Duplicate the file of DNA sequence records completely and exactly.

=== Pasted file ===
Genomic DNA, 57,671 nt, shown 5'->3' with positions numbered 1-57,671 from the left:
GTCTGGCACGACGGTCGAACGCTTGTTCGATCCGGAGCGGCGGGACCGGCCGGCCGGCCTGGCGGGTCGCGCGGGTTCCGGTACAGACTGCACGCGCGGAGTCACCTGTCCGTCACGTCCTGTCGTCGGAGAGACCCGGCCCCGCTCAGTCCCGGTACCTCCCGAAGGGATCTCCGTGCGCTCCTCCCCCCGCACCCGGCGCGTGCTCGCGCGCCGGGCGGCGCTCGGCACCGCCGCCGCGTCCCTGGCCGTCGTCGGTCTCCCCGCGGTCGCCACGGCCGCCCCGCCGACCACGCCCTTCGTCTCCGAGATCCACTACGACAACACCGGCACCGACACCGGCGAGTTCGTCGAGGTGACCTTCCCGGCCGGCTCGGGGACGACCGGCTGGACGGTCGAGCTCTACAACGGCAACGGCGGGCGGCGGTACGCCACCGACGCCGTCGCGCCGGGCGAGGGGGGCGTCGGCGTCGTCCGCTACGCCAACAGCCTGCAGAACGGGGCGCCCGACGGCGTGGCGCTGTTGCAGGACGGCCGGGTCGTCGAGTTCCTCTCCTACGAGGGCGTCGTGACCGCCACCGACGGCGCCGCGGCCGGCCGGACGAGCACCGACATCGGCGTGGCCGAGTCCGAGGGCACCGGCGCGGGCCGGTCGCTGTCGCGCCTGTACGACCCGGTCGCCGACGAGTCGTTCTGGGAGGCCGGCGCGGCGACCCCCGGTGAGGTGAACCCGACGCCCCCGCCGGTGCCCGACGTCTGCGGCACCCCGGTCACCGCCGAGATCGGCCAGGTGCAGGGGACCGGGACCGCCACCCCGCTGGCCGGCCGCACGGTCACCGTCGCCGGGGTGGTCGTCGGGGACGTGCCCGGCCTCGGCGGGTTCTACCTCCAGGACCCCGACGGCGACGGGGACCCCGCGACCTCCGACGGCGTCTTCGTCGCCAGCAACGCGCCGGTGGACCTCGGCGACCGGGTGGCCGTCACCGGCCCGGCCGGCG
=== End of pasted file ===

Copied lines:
Genomic DNA, 57,671 nt, shown 5'->3' with positions numbered 1-57,671 from the left:
GTCTGGCACGACGGTCGAACGCTTGTTCGATCCGGAGCGGCGGGACCGGCCGGCCGGCCTGGCGGGTCGCGCGGGTTCCGGTACAGACTGCACGCGCGGAGTCACCTGTCCGTCACGTCCTGTCGTCGGAGAGACCCGGCCCCGCTCAGTCCCGGTACCTCCCGAAGGGATCTCCGTGCGCTCCTCCCCCCGCACCCGGCGCGTGCTCGCGCGCCGGGCGGCGCTCGGCACCGCCGCCGCGTCCCTGGCCGTCGTCGGTCTCCCCGCGGTCGCCACGGCCGCCCCGCCGACCACGCCCTTCGTCTCCGAGATCCACTACGACAACACCGGCACCGACACCGGCGAGTTCGTCGAGGTGACCTTCCCGGCCGGCTCGGGGACGACCGGCTGGACGGTCGAGCTCTACAACGGCAACGGCGGGCGGCGGTACGCCACCGACGCCGTCGCGCCGGGCGAGGGGGGCGTCGGCGTCGTCCGCTACGCCAACAGCCTGCAGAACGGGGCGCCCGACGGCGTGGCGCTGTTGCAGGACGGCCGGGTCGTCGAGTTCCTCTCCTACGAGGGCGTCGTGACCGCCACCGACGGCGCCGCGGCCGGCCGGACGAGCACCGACATCGGCGTGGCCGAGTCCGAGGGCACCGGCGCGGGCCGGTCGCTGTCGCGCCTGTACGACCCGGTCGCCGACGAGTCGTTCTGGGAGGCCGGCGCGGCGACCCCCGGTGAGGTGAACCCGACGCCCCCGCCGGTGCCCGACGTCTGCGGCACCCCGGTCACCGCCGAGATCGGCCAGGTGCAGGGGACCGGGACCGCCACCCCGCTGGCCGGCCGCACGGTCACCGTCGCCGGGGTGGTCGTCGGGGACGTGCCCGGCCTCGGCGGGTTCTACCTCCAGGACCCCGACGGCGACGGGGACCCCGCGACCTCCGACGGCGTCTTCGTCGCCAGCAACGCGCCGGTGGACCTCGGCGACCGGGTGGCCGTCACCGGCCCGGCCGGCG